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How (NOT) to Sell Tickets To Your Event

When it comes to pricing tickets for your event, there are a number of different strategies. Knowing how NOT to sell tickets to your event is as important as knowing how to sell tickets. What follows are two real world mistakes you want to avoid when selling tickets for your event . . .


Event Ticket Pricing
First, a quick primer on event ticket prices - this gets a little dicey, so bare with me . .  At it's simplest, the PRICE of your event ticket is directly proportionate to the VALUE your event delivers to your attendee. For the most part, the value of your event is an intangible . . . The higher the perceived value of your event (in the consumer's mind) the more you can charge. When it comes to pricing, I recommend the highest price a consumer is willing to pay. A FREE ticket is rarely the best way to attract people to your event. Here's why - If you charge nothing for your event, what value does your event have in the consumer's mind?  If you're thinking about ticket pricing, start by looking similar events to your own in the event industry.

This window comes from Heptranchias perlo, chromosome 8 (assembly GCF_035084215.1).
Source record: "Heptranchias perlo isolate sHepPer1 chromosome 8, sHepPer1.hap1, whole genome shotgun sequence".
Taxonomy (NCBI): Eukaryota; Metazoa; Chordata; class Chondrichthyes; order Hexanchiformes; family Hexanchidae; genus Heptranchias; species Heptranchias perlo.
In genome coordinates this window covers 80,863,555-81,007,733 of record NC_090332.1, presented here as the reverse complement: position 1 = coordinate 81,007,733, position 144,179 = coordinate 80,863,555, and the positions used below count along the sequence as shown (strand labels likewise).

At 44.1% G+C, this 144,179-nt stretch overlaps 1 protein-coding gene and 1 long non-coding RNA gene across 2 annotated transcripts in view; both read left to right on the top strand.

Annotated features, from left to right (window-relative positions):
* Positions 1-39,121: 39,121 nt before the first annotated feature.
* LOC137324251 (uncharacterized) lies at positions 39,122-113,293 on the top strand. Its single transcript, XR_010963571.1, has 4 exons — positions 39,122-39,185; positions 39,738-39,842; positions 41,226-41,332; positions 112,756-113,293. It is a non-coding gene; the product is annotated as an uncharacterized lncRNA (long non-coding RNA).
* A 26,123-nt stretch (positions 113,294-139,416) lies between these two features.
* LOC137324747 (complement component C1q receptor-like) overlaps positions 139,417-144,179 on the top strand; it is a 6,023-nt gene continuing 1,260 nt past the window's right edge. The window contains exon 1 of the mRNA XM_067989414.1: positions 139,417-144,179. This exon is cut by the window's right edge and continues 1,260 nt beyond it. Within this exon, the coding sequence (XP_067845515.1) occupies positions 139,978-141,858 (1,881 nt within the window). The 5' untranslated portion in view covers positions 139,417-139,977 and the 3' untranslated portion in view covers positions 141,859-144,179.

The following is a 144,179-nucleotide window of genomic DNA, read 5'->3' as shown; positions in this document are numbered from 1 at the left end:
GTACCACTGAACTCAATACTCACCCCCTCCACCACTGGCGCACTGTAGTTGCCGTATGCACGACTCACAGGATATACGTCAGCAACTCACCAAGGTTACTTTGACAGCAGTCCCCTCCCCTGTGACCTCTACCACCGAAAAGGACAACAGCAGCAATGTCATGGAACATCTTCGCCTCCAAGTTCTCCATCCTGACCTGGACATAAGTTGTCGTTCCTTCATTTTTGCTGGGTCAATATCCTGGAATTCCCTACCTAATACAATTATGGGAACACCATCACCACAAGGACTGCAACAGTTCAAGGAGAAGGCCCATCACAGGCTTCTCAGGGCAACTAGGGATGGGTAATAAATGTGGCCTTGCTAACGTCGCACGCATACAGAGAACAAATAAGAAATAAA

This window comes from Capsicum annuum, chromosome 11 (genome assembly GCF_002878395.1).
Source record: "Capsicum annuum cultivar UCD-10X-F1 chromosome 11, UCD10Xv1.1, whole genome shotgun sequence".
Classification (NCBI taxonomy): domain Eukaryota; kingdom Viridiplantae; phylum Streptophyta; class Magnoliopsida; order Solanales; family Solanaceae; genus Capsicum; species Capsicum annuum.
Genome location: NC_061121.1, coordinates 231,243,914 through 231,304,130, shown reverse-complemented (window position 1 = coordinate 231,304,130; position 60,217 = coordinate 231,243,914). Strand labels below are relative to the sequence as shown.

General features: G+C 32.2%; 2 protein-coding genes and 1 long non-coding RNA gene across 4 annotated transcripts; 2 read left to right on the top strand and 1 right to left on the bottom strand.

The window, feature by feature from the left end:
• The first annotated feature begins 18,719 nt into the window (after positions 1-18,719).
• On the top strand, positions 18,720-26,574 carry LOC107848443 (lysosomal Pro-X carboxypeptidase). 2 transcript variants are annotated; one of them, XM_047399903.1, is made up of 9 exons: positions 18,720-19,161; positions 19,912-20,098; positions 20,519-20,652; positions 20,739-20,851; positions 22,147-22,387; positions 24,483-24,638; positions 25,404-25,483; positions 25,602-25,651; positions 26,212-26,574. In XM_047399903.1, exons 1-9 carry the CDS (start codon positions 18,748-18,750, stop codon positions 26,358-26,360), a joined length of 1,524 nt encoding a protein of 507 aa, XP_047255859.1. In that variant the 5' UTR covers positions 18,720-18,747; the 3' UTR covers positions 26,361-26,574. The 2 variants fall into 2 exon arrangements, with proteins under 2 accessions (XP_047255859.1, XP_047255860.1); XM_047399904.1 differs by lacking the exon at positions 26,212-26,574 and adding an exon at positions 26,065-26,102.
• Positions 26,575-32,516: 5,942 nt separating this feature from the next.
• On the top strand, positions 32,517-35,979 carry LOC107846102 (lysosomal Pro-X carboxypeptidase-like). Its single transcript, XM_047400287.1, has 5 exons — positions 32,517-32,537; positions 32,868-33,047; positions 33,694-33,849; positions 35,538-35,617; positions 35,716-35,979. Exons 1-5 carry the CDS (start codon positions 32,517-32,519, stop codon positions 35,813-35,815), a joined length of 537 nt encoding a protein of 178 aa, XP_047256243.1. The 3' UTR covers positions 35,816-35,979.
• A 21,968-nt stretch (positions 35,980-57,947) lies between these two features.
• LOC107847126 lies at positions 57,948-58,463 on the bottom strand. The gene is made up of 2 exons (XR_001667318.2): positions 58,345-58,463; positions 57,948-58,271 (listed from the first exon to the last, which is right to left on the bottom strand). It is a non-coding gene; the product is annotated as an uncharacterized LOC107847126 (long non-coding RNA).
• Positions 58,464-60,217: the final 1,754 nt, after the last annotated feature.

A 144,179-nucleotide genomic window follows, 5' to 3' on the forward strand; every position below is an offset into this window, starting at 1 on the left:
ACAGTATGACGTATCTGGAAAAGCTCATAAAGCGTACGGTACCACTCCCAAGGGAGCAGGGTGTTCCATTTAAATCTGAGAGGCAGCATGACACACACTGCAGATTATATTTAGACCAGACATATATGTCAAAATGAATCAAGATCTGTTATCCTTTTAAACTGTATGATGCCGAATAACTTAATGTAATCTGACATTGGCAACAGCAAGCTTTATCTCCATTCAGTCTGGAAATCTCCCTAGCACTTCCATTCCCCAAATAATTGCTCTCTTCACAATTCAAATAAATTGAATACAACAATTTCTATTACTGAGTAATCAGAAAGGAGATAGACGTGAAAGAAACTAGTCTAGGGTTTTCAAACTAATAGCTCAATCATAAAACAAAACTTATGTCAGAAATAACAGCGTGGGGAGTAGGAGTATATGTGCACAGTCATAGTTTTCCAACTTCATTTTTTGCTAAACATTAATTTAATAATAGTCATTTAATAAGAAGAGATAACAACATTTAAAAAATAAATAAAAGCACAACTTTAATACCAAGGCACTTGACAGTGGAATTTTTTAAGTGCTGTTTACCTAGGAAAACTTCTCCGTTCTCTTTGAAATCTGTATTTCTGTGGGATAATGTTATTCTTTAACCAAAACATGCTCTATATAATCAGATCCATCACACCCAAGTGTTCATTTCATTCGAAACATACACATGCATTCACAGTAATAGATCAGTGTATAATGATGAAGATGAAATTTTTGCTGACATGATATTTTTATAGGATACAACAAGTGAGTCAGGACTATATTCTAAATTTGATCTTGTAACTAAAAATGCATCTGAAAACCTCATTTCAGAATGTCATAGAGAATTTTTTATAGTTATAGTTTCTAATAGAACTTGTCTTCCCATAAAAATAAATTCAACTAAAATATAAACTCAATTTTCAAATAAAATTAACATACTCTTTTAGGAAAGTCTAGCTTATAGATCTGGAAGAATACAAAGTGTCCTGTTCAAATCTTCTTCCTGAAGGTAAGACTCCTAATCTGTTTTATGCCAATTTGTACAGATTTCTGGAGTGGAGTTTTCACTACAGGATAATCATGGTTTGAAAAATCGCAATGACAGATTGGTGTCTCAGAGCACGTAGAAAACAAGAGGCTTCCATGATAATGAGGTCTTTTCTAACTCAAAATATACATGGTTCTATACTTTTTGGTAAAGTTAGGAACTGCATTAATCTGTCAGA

Here are two devastating mistakes that I've seen event organizers make when it comes to ticket pricing and their events. Avoid these mistakes at all costs!

From FREE to Paid Because of Poor Planning
First - Don't go from a free ticket to a paid ticket in the same event cycle. Here's the scenario - an event organizer plans a free event - The event is advertised as being FREE. A few weeks later, the organizer determines they don't have enough budget to cover all their costs. As a result, they decide to charge a minimum amount per person to cover their costs. Poor planning on a event organizers part should never be taken out on their attendees. The previous example might seem unbelievable, but I've seen it happen a few times.  The end result - lots of pissed off people. If you're going to go from a free event to a paid event, do it from one event to the next event.

A Last Minute Price Drop
Second - Don't drop your ticket prices to drive last minute ticket sales.  Dropping ticket prices for your event, after people have ALREADY purchased tickets, is a recipe for disaster.  This happened years ago with a local not-for-profit. The not-for-profit dropped their ticket prices last minute as an incentive to get additional "butts in seats." How do you think attendees who paid full price felt when they found out other people got a huge last minute price break?  This is not a good thing when you run a recurring event.

If you're going to drop the ticket price of your event, do it as an early bird special - "Buy Early & SAVE BIG!" It's a great way to drive advance ticket sales.

Ticket pricing is a huge topic of discussion when it comes to event marketing and promotion. If you want to learn how to sell more tickets to your event . . . dig into the nuances of ticket pricing. Learning from other events is one of your best bets. Hopefully the suggestions above prevent you from making a potentially costly mistakes with your event.

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